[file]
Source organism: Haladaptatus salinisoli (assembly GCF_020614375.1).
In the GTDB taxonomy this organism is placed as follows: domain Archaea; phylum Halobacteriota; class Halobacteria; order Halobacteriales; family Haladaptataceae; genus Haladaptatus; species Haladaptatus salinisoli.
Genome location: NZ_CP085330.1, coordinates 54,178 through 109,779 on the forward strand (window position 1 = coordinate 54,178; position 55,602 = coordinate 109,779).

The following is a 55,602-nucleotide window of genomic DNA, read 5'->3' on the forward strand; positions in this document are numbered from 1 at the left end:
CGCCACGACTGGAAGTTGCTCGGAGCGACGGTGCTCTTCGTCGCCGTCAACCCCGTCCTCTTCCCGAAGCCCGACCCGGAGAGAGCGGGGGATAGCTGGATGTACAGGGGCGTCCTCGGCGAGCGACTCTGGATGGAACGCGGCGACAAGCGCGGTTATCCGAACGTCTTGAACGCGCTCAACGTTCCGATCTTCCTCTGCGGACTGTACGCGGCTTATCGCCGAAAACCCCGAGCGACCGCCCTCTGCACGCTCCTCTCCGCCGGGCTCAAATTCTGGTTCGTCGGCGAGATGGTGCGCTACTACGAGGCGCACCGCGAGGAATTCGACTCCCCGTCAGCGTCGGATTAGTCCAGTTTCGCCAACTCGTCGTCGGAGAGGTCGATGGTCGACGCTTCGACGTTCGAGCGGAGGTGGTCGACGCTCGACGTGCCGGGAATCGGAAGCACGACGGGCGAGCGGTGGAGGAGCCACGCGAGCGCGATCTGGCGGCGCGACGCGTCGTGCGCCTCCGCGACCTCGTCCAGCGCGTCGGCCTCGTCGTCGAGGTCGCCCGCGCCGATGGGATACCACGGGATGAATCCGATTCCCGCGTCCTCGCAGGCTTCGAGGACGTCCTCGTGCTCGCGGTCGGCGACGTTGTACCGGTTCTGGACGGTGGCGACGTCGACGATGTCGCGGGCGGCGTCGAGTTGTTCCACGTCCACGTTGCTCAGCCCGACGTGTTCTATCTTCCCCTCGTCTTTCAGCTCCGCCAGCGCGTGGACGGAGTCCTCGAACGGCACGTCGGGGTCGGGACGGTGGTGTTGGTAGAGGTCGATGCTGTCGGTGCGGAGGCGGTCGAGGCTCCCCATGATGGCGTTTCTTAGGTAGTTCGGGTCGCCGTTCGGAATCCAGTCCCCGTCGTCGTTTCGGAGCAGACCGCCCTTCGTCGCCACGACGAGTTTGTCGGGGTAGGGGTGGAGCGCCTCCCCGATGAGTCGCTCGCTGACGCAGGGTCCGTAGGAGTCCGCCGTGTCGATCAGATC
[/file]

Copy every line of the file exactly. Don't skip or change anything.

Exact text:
Source organism: Haladaptatus salinisoli (assembly GCF_020614375.1).
In the GTDB taxonomy this organism is placed as follows: domain Archaea; phylum Halobacteriota; class Halobacteria; order Halobacteriales; family Haladaptataceae; genus Haladaptatus; species Haladaptatus salinisoli.
Genome location: NZ_CP085330.1, coordinates 54,178 through 109,779 on the forward strand (window position 1 = coordinate 54,178; position 55,602 = coordinate 109,779).

The following is a 55,602-nucleotide window of genomic DNA, read 5'->3' on the forward strand; positions in this document are numbered from 1 at the left end:
CGCCACGACTGGAAGTTGCTCGGAGCGACGGTGCTCTTCGTCGCCGTCAACCCCGTCCTCTTCCCGAAGCCCGACCCGGAGAGAGCGGGGGATAGCTGGATGTACAGGGGCGTCCTCGGCGAGCGACTCTGGATGGAACGCGGCGACAAGCGCGGTTATCCGAACGTCTTGAACGCGCTCAACGTTCCGATCTTCCTCTGCGGACTGTACGCGGCTTATCGCCGAAAACCCCGAGCGACCGCCCTCTGCACGCTCCTCTCCGCCGGGCTCAAATTCTGGTTCGTCGGCGAGATGGTGCGCTACTACGAGGCGCACCGCGAGGAATTCGACTCCCCGTCAGCGTCGGATTAGTCCAGTTTCGCCAACTCGTCGTCGGAGAGGTCGATGGTCGACGCTTCGACGTTCGAGCGGAGGTGGTCGACGCTCGACGTGCCGGGAATCGGAAGCACGACGGGCGAGCGGTGGAGGAGCCACGCGAGCGCGATCTGGCGGCGCGACGCGTCGTGCGCCTCCGCGACCTCGTCCAGCGCGTCGGCCTCGTCGTCGAGGTCGCCCGCGCCGATGGGATACCACGGGATGAATCCGATTCCCGCGTCCTCGCAGGCTTCGAGGACGTCCTCGTGCTCGCGGTCGGCGACGTTGTACCGGTTCTGGACGGTGGCGACGTCGACGATGTCGCGGGCGGCGTCGAGTTGTTCCACGTCCACGTTGCTCAGCCCGACGTGTTCTATCTTCCCCTCGTCTTTCAGCTCCGCCAGCGCGTGGACGGAGTCCTCGAACGGCACGTCGGGGTCGGGACGGTGGTGTTGGTAGAGGTCGATGCTGTCGGTGCGGAGGCGGTCGAGGCTCCCCATGATGGCGTTTCTTAGGTAGTTCGGGTCGCCGTTCGGAATCCAGTCCCCGTCGTCGTTTCGGAGCAGACCGCCCTTCGTCGCCACGACGAGTTTGTCGGGGTAGGGGTGGAGCGCCTCCCCGATGAGTCGCTCGCTGACGCAGGGTCCGTAGGAGTCCGCCGTGTCGATCAGATC